`CIKernel` with multiple inputs

I previously described how to create a custom CIFilter which swapped the red and green channels of an input image. That filter had a single input parameter: the input image. But kernels are C functions, and they can have many parameters of many types.

Here’s an example with multiple inputs. It alpha-composes two images with a configurable alpha value. (It ignores the alpha components of the input images and returns an opaque image.) Its parameters are therefore the two images (samplers) and the alpha value for the top image (a float).

We don’t actually need to create CIFilter objects at all! A CIFilter just wraps a CIKernel object, and the CIKernel is more interesting.

import Foundation
import CoreImage
import AppKit
let kernels = CIKernel.kernels(with:
    "kernel vec4 alpha_compose(sampler image1, sampler image2, float image2_opacity) { " +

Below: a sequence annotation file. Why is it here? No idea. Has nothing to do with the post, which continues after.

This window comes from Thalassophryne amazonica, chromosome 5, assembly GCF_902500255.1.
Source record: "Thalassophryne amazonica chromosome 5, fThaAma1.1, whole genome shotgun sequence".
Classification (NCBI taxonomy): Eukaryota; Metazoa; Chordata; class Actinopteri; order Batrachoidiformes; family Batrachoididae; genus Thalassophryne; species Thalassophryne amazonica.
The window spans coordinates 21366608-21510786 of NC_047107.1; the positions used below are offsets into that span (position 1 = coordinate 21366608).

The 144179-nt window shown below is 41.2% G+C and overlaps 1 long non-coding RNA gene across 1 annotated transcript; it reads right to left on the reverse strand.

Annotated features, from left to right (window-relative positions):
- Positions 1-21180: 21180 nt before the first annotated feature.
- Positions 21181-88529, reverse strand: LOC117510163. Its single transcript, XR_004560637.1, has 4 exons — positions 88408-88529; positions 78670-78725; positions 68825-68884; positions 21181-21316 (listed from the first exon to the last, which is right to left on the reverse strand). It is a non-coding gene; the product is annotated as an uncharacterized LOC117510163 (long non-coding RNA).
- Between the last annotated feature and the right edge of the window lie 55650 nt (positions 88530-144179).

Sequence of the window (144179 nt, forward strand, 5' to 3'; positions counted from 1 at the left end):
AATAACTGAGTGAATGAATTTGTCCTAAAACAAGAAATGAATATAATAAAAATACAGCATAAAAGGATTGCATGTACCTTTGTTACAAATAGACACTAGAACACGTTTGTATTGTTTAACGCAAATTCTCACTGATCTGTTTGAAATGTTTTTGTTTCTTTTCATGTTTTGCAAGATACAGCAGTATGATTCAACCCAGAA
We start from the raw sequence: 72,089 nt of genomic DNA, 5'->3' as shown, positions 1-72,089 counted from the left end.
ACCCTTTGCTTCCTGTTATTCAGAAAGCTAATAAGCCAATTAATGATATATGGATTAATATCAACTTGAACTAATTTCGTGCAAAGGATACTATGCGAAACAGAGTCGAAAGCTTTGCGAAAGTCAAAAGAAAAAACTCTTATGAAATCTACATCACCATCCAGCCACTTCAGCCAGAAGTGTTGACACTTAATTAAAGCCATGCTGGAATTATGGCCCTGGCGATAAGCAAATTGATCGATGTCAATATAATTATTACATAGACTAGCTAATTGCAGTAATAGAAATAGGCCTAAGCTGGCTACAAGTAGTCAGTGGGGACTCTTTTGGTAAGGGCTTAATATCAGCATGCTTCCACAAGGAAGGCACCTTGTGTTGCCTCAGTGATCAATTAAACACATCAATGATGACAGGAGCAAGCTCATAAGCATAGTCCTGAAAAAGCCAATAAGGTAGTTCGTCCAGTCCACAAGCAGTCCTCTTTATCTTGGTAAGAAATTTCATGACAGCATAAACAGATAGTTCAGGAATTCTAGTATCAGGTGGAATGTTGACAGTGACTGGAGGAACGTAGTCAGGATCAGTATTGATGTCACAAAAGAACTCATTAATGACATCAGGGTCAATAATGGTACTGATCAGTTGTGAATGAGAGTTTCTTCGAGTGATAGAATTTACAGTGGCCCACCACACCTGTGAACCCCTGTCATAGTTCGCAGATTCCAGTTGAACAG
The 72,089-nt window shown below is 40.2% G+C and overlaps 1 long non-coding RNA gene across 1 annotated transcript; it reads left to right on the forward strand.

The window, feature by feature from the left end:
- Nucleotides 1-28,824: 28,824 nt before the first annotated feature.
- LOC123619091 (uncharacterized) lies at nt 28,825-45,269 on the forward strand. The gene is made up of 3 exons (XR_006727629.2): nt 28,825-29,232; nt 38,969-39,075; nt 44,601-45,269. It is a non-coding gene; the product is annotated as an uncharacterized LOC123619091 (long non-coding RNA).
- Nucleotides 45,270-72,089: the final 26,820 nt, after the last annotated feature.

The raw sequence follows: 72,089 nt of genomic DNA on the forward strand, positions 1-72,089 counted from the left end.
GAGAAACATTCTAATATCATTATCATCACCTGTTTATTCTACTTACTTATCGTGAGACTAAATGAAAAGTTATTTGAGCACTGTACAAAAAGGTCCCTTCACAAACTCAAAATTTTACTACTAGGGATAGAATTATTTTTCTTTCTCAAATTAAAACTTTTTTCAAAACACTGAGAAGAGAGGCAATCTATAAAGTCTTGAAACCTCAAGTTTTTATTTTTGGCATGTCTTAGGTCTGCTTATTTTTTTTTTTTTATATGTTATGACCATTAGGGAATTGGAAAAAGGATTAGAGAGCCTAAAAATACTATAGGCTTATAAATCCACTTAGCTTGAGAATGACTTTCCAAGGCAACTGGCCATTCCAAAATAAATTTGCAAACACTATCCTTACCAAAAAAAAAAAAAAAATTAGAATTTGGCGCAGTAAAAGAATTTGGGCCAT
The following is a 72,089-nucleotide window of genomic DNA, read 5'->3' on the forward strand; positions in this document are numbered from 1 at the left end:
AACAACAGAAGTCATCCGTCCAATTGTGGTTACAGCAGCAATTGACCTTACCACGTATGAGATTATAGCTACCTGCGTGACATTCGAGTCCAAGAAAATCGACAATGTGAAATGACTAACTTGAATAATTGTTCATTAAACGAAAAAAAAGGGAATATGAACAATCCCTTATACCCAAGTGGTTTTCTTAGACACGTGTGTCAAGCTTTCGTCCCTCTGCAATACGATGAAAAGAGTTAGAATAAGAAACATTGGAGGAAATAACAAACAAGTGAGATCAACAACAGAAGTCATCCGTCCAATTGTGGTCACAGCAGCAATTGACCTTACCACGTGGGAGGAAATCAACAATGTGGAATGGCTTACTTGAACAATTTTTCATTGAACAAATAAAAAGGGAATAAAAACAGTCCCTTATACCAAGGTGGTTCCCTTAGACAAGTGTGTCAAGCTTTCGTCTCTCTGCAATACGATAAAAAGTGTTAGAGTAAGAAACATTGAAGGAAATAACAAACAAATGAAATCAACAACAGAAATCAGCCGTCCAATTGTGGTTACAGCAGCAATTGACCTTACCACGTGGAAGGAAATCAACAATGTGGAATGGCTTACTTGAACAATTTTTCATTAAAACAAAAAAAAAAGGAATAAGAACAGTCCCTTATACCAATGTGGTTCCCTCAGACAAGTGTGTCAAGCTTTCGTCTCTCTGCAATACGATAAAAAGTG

"  vec4 i1_px = sample(image1, samplerCoord(image1)); " +
    "  vec4 i2_px = sample(image2, samplerCoord(image2)); " +
    "  vec4 out_px = (i1_px * (1.0 - image2_opacity)) + (i2_px * image2_opacity); " +
    "  out_px.a = 1.0; " +
    "  return out_px;" +
let myKernel = kernels[0]
func ciImageFromPath(path: String) -> CIImage {
    let nsImage = NSImage(contentsOfFile: path)!
    let cgImage = nsImage.cgImage(forProposedRect: nil, context: nil, hints: [:])!
    return CIImage(cgImage: cgImage)
let inputImage1 = ciImageFromPath(path: "/Users/jim/shapes.png")
let inputImage2 = ciImageFromPath(path: "/Users/jim/Lenna.png")
let outputRect = CGRect(x: 0, y: 0, width: inputImage1.cgImage!.width, height: inputImage2.cgImage!.width)
let outputImage = myKernel.apply(
    withExtent: outputRect,
    roiCallback: { (Int32, CGRect) -> CGRect in return outputRect },
    arguments: [inputImage1, inputImage2, 0.2]
let rep = NSBitmapImageRep(ciImage: outputImage.cropping(to: outputRect))
let imageData = rep.representation(using: NSBitmapImageFileType.PNG, properties: [:])!
try! imageData.write(to: URL.init(string: "file:/Users/jim/output.png")!, options: NSData.WritingOptions.atomic)

Notice that our kernel has normal typed parameters, but since we compile it at runtime in Swift, we don’t have access to that type-safety. Instead, we pass arguments to our filter using .apply, with an array of arguments which are checked for compatibility at call-time.

I wrote this because Vidrio will be using `CIKernel`s with multiple inputs. This post is my own, and not associated with my employer.

Jim. Friends. Vidrio.